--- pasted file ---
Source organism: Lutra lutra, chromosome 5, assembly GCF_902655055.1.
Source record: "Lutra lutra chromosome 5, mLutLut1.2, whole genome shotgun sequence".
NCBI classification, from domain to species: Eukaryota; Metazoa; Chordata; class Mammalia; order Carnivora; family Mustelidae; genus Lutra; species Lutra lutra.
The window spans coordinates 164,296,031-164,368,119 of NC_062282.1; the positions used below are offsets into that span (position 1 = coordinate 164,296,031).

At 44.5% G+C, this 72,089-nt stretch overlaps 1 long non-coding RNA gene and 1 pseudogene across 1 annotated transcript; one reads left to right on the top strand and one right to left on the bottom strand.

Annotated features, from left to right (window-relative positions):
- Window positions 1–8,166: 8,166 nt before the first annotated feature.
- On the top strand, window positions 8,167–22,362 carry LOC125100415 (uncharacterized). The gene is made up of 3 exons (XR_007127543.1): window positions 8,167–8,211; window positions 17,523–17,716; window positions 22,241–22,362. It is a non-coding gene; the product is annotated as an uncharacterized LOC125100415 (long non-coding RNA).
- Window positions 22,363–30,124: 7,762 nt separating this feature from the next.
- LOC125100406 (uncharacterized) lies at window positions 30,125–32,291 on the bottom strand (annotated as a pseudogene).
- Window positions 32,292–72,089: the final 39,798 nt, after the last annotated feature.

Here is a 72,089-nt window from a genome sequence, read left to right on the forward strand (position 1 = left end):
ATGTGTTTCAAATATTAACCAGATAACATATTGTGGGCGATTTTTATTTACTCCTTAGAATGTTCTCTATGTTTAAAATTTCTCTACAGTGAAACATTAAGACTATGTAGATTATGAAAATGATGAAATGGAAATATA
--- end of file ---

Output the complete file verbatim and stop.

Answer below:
Source organism: Lutra lutra, chromosome 5, assembly GCF_902655055.1.
Source record: "Lutra lutra chromosome 5, mLutLut1.2, whole genome shotgun sequence".
NCBI classification, from domain to species: Eukaryota; Metazoa; Chordata; class Mammalia; order Carnivora; family Mustelidae; genus Lutra; species Lutra lutra.
The window spans coordinates 164,296,031-164,368,119 of NC_062282.1; the positions used below are offsets into that span (position 1 = coordinate 164,296,031).

At 44.5% G+C, this 72,089-nt stretch overlaps 1 long non-coding RNA gene and 1 pseudogene across 1 annotated transcript; one reads left to right on the top strand and one right to left on the bottom strand.

Annotated features, from left to right (window-relative positions):
- Window positions 1–8,166: 8,166 nt before the first annotated feature.
- On the top strand, window positions 8,167–22,362 carry LOC125100415 (uncharacterized). The gene is made up of 3 exons (XR_007127543.1): window positions 8,167–8,211; window positions 17,523–17,716; window positions 22,241–22,362. It is a non-coding gene; the product is annotated as an uncharacterized LOC125100415 (long non-coding RNA).
- Window positions 22,363–30,124: 7,762 nt separating this feature from the next.
- LOC125100406 (uncharacterized) lies at window positions 30,125–32,291 on the bottom strand (annotated as a pseudogene).
- Window positions 32,292–72,089: the final 39,798 nt, after the last annotated feature.

Here is a 72,089-nt window from a genome sequence, read left to right on the forward strand (position 1 = left end):
ATGTGTTTCAAATATTAACCAGATAACATATTGTGGGCGATTTTTATTTACTCCTTAGAATGTTCTCTATGTTTAAAATTTCTCTACAGTGAAACATTAAGACTATGTAGATTATGAAAATGATGAAATGGAAATATA